In Origins, the pages are printed using continuous tone or 'contone' for short. In contrast with halftone which uses a dot pattern to create the illusion of different colours and three dimensional space, as the name suggests, contone follows no particular pattern but a continuous flow of colour. It's also more expensive than halftone, and it's not hard to see why since this style of print produces high quality images, which is ideal for modern comics as it makes the lights, glows, and shadows look smoother and much more pristine than halftone. The latter makes these things look more grainy and jagged edged in modern comics, usually to a distracting degree.
Since the colours in Origins are just as flat as the original Darknight Daughter trade, the only thing that truly makes the print stand out from the latter book is that the higher quality of this print produces more vibrant, solid colours than halftone. Because halftone is limited to only four colours per dot, you lose some of the details in the colour whereas contone preserves them.
On the whole, there's really no significant difference in the overall quality of the paper and print between the two books, but the contone print in Origins does make the colours more sharp and vibrant than the original halftone print of Darknight Daughter. The rest is really a matter of preference.
4. The Bonus Material
a facsimile reprint this April), and the back matter pages from Infinity Inc #7 which included a profile page for the Huntress, as well as that iconic image of the Huntress patrolling Gotham City with Batman and Robin in the background.
The new Origins book does, however, include the original Who's Who page from the 1980s retouched for the trade, but this new retouch is also disappointing compared to the original retouch in Darknight Daughter. Whereas Darknight Daughter did at least correct the typo that was present in the original 1980s Who's Who page, Origins unfortunately kept it, which doesn't make sense to me considering it was already previously corrected.
Another thing that underwhelmed me about Origins is the lack of an updated introduction by Paul Levitz. While the original from 2006 is still informative in detailing the history of the Huntress, by not updating it, the introduction doesn't mention other appearances Helena Wayne has had since 2006. Namely her appearances in Geoff Johns' run in Justice Society of America in 2008 (which is one of the more critically acclaimed runs), and her appearances in the New 52. While I have gone on record saying that the New 52 is not one of my favourite eras for Helena Wayne, other younger readers may still want to know about those appearances.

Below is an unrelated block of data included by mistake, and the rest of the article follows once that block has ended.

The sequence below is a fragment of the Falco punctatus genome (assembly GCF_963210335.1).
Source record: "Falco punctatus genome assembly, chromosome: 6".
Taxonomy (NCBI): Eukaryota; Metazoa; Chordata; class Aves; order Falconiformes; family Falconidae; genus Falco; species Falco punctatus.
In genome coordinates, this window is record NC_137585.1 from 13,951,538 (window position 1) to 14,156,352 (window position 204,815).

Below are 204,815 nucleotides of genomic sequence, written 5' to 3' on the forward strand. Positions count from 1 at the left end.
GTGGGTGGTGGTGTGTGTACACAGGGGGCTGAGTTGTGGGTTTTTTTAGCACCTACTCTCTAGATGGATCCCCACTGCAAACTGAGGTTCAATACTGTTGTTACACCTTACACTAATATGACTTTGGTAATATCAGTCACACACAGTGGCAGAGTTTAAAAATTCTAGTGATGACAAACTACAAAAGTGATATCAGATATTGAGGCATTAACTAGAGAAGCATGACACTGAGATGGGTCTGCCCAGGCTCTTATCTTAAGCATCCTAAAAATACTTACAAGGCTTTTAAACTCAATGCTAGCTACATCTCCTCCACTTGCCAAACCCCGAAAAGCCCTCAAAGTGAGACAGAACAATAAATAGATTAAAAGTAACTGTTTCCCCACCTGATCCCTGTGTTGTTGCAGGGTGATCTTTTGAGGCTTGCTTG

Another thing I would have loved to have gotten is the textless version of the Brian Bolland cover as a bonus feature, as well as the covers of some of the comics the Huntress appeared in pre-Crisis like All-Star Comics and Adventure Comics.
Lastly, the #1 thing I lament about the Origins book, however, is DC choosing not to feature her meeting the Earth-1 Batman for the first time in Batman Family #17, as well as her team-up with Batgirl and Batwoman from that same issue as a bonus story. I would've also loved to have gotten her holiday story with the Earth-1 Batman in Brave in the Bold #184 as a bonus story as well.
5. Final Verdict
The introduction by Paul Levitz is still insightful for understanding how the Huntress was originally created as Helena Wayne and later rebooted as Helena Bertinelli. I just wish we had a more updated version of this introduction to include mention of her later appearances in comics in the past two decades.
As a book, it's definitely a high quality product. It definitely holds its own against the original Darknight Daughter trade, and even does some things better than the original Darknight Daughter trade. The graphic design in Origins is definitely superior to the one in Darknight Daughter in my opinion, but the original Darknight Daughter trade still did the Who's Who retouch better.
Four out of Five, I definitely highly recommend getting Huntress: Origins if you don't already own a copy of Huntress: Darknight Daughter. Or if you do already own the latter, and you want to enjoy the better graphics and high quality print that Origins offers, you can certainly do that as well.